The US Economy Can't Sustain Its Red-Hot Pace, Right?

Halfway through the third quarter, the economy is looking surprisingly strong. A tracker from the Atlanta branch of the Federal Reserve has real gross domestic product growth, based on the limited data we've gotten so far, tracking at 5.8%, which would be the fastest for a non-pandemic quarter in 20 years. If the US keeps up this blistering pace, it would trump economists’ forecasts for every other major economy except India.

It wouldn’t be a shock, of course, if growth ultimately comes in lower than that, but it’s pretty clear at this stage that the third quarter really does look strong. How long can that be sustained? It’s likely that some of the factors boosting economic activity at the moment will abate by the beginning of 2024, but we should be left with an economy still growing at a reasonable pace.

There are four factors driving the Atlanta Fed’s lofty GDP estimate. The first is consumption, which is being boosted by two data releases: June’s strong personal spending report set a higher baseline for third-quarter spending and mechanically makes it likely that average consumption during the period will be greater than in the previous three months; and last week's robust July retail sales report, which suggested that spending momentum carried over into the first month of this quarter.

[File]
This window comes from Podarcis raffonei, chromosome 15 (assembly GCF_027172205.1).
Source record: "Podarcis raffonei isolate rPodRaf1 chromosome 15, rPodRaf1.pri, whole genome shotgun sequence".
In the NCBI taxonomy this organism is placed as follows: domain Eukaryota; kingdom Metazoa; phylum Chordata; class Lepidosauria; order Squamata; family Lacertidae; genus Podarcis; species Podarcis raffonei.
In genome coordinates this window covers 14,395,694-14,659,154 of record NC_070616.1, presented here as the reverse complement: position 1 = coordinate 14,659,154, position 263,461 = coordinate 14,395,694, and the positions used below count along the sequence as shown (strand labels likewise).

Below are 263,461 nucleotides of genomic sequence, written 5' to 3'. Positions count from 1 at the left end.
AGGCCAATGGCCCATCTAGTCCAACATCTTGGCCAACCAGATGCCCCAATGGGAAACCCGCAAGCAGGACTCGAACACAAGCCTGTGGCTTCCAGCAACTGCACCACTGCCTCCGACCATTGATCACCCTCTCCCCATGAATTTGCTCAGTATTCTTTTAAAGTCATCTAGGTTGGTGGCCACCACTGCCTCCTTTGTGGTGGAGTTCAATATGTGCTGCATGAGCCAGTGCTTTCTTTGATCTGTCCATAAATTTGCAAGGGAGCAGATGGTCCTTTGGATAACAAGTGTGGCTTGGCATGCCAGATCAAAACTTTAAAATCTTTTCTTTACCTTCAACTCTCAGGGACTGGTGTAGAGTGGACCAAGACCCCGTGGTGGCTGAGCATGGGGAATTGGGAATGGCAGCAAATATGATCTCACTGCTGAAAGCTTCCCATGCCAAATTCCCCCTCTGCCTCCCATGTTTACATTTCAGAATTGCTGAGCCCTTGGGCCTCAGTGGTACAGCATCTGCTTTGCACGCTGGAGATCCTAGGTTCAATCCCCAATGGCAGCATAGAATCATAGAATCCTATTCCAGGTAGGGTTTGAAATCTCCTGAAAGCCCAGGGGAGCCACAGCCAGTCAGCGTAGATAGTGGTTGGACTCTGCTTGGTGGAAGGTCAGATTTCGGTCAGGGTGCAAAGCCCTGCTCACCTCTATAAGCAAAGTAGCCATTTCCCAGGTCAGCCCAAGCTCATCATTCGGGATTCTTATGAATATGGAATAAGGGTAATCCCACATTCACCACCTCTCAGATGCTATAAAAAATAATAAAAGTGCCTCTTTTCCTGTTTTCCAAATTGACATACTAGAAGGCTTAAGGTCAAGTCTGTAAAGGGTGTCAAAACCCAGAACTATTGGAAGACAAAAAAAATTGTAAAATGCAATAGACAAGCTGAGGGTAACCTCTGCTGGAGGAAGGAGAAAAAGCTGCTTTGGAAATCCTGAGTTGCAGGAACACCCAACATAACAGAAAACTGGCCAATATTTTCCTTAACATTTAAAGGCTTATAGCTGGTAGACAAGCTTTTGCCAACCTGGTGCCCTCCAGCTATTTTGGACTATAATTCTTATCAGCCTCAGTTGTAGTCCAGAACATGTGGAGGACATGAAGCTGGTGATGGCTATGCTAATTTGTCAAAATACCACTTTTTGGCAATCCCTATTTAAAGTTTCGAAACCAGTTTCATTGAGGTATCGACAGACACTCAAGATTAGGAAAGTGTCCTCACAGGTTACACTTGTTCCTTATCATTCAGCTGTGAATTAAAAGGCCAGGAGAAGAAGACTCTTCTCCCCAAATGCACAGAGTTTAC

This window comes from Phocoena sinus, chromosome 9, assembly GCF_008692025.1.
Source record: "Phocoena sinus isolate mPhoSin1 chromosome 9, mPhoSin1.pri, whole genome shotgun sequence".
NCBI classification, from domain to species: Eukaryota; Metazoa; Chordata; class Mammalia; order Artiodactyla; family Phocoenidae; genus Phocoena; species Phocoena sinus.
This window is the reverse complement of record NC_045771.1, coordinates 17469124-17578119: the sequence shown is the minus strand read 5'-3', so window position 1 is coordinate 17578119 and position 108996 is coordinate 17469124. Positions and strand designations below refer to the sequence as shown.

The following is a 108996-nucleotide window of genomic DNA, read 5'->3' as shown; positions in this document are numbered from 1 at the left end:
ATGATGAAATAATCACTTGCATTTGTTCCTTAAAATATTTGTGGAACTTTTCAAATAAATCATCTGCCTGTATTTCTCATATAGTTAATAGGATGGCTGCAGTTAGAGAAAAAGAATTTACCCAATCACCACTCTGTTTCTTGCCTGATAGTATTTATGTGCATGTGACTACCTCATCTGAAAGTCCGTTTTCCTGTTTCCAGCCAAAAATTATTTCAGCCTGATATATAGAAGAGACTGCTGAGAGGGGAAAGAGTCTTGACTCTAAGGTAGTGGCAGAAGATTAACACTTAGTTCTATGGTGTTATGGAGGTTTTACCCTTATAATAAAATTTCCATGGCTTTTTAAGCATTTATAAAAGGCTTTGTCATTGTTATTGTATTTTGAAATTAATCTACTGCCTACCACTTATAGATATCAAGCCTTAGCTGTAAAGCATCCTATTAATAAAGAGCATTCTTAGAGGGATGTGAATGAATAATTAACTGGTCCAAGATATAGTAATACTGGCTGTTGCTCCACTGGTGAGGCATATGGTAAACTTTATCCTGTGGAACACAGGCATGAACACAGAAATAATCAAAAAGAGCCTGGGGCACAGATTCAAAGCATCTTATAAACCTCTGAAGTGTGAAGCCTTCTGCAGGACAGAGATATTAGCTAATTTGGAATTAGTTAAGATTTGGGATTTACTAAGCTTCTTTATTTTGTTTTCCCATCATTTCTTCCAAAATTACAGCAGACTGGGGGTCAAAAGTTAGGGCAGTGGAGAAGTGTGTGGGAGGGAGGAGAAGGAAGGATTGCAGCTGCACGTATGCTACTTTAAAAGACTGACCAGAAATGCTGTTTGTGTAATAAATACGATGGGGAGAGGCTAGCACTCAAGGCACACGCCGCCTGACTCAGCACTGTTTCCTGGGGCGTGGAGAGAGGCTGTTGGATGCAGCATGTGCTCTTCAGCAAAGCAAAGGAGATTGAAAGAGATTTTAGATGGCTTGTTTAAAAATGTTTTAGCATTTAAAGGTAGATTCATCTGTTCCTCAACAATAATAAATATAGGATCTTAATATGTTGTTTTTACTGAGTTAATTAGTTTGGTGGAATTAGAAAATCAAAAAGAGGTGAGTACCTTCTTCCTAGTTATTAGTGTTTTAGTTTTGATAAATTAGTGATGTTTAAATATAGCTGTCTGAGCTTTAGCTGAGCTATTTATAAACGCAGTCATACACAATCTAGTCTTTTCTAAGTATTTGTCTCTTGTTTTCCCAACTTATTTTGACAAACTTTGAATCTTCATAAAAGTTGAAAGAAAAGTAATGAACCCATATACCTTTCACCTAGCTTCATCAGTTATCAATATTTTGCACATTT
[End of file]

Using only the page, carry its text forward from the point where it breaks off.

Beyond consumption, the Atlanta Fed tracker now projects that housing will be a positive contributor to GDP growth for the first time since the start of 2021 thanks to July's strong housing starts report. It also projects that inventories will add around 1% to GDP growth, which makes sense as companies restock their shelves after drawing down inventories for most of the past 18 months.